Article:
By Antony Davies and James R. Harrigan, August 3, 2016
On its current trajectory, the federal government is unsustainable. This has been apparent for decades. The problem is so big that neither Donald Trump nor Hillary Clinton even dare to discuss it on the campaign trail, seemingly hoping that it will go away if ignored. But it won’t.
How big is the problem? When the next president settles into the Oval Office, the federal debt will be close to $20 trillion. Even today, the federal debt exceeds the value of all goods and services produced annually in every European country combined. The reason neither major candidate is talking about the debt is that neither has a reasonable plan for dealing with it. Quite the contrary, because as bad as government debt is for the country, politicians just can’t get enough of it. Government borrowing enables today’s politicians to buy votes by promising goodies to today’s voters, while sticking tomorrow’s voters with the bill. Politicians and current voters collude in kicking the ball down the road, creating a ballooning problem for future generations.
Why is so much government debt a problem? First, a massive debt allows politicians to appear to be fighting fiscal irresponsibility while doing what amounts to less than nothing. Take, for example, the $300 million cut in Community Block grants that President Barack Obama proposed during his first term. As a nation, we spent the better part of a month debating the pros and cons. In the end, many politicians got lots of free air time in which they tried to out-posture each other in fiscal prudence. What no one ever said aloud, though, is that the federal government burns through $300 million every 45 minutes. Second, a massive debt means massive interest payments that the government must make on an ongoing basis. The federal government currently pays about 2.5 percent interest on its debt. At that rate, the interest on $20 trillion is $500 billion annually.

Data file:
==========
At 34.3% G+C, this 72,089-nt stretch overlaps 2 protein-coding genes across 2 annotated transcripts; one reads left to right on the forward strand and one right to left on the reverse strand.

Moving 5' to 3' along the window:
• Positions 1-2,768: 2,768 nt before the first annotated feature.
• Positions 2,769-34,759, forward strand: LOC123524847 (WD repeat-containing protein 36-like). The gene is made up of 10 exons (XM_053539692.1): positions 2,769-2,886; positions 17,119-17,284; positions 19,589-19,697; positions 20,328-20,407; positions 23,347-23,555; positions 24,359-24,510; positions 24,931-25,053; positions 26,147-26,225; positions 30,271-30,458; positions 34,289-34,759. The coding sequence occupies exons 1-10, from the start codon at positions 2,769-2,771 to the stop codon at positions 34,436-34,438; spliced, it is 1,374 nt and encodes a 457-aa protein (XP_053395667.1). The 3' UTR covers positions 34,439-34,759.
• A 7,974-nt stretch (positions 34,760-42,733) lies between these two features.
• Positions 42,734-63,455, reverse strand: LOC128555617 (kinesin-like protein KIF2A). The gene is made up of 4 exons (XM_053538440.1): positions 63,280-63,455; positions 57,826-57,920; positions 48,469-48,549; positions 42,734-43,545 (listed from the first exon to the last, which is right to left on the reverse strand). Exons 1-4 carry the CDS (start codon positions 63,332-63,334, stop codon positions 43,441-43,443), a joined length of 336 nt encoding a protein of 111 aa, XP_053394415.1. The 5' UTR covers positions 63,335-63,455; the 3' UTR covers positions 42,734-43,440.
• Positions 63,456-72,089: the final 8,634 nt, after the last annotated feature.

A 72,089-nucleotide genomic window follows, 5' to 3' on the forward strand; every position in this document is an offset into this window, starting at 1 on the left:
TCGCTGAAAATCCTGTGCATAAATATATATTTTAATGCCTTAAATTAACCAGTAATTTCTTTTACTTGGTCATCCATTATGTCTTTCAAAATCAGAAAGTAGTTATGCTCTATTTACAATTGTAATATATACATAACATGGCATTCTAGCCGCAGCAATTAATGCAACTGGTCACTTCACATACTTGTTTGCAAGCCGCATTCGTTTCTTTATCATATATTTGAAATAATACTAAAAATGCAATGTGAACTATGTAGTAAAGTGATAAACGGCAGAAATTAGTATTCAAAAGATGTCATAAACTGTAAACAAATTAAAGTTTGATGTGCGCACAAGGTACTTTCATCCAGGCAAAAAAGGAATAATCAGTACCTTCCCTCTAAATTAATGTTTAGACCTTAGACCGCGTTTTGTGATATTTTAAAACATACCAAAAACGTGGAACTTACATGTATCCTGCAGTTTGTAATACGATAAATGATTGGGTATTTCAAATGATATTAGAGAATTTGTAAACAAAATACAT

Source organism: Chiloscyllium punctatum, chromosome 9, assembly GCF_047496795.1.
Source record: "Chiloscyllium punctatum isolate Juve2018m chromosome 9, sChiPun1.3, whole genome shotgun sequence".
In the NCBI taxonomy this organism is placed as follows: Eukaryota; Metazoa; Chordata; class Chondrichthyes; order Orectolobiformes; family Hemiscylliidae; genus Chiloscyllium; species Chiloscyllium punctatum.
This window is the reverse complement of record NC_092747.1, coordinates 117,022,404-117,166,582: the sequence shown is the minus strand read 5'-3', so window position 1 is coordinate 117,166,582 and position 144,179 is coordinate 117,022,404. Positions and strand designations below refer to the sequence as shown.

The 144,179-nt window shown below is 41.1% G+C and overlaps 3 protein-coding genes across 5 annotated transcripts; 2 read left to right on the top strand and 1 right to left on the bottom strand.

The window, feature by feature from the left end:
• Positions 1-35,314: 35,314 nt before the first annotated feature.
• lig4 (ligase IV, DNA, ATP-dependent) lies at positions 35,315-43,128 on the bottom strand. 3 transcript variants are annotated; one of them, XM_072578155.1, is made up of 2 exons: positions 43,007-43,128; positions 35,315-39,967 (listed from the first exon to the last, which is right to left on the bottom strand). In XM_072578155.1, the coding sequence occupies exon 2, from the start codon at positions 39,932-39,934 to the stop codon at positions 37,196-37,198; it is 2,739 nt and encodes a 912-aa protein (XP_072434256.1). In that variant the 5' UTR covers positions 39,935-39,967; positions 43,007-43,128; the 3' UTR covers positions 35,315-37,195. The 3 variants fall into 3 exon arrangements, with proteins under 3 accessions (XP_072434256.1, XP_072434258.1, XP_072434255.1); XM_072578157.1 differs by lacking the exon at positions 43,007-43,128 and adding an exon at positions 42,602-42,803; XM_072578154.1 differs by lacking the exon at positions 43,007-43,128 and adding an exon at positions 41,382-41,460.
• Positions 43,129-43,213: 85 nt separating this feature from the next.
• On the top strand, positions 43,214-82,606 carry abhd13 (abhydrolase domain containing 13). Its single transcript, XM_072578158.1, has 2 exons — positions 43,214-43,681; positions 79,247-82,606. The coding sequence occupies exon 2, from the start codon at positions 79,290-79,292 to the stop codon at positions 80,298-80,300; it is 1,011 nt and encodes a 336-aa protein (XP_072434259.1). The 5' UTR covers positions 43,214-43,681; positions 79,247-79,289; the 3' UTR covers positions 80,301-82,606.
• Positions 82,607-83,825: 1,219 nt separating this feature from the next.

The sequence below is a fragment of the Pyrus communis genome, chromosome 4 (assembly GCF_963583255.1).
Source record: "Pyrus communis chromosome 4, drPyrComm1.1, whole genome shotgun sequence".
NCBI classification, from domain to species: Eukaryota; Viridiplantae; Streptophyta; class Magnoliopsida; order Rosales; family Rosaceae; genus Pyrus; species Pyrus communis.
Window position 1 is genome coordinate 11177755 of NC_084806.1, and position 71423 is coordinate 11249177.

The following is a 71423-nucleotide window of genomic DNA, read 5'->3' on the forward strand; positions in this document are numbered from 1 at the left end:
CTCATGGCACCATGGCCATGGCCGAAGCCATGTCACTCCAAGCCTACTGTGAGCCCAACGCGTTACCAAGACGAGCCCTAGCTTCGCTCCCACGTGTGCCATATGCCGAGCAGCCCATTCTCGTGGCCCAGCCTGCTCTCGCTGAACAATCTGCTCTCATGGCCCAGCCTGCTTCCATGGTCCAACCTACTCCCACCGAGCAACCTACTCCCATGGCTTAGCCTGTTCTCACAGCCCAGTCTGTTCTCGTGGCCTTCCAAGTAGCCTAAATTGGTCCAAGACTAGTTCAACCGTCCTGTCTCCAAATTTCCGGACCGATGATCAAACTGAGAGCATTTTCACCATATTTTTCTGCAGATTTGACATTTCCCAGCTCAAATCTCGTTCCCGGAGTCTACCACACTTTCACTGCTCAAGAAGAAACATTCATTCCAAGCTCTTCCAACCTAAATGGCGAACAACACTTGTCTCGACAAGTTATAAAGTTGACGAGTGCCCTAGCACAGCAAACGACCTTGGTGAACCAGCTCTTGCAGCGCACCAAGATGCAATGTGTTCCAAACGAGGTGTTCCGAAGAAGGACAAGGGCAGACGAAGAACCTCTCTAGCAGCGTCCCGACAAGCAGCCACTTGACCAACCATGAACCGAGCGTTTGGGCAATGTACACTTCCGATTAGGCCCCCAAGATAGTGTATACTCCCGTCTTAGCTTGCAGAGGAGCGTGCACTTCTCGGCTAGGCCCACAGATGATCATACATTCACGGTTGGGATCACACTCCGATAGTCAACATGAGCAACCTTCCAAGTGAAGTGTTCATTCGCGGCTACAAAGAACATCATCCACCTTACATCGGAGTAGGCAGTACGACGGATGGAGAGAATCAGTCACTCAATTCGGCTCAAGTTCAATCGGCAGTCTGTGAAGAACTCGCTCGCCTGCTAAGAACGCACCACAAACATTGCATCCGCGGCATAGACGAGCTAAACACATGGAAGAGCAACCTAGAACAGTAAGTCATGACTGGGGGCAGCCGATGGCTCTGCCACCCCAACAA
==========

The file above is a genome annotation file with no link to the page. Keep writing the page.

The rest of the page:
And this is where national debt issues get a little tricky.
Every dollar the government spends on interest is a dollar it cannot spend on anything else. When the government adds a dollar to the debt today, it has to turn around and pay interest on that dollar every year, forever (or until the debt is repaid). For example, the Congressional Budget Office estimates that the federal debt will increase by $544 billion in 2016. At 2.5 percent interest, adding $544 billion to the debt this year means that the government either has to reduce its spending on public services by $13.6 billion every year from now on, or tax us an additional $13.6 billion every year from now on.
Also, the greater the federal debt, the more pressure the Federal Reserve feels to hold interest rates low. Politicians tell us that low interest rates are good because they make mortgages, car loans and student loans more affordable, all of which is true. What they fail to mention, though, is that the single greatest beneficiary of low interest rates is the federal government itself.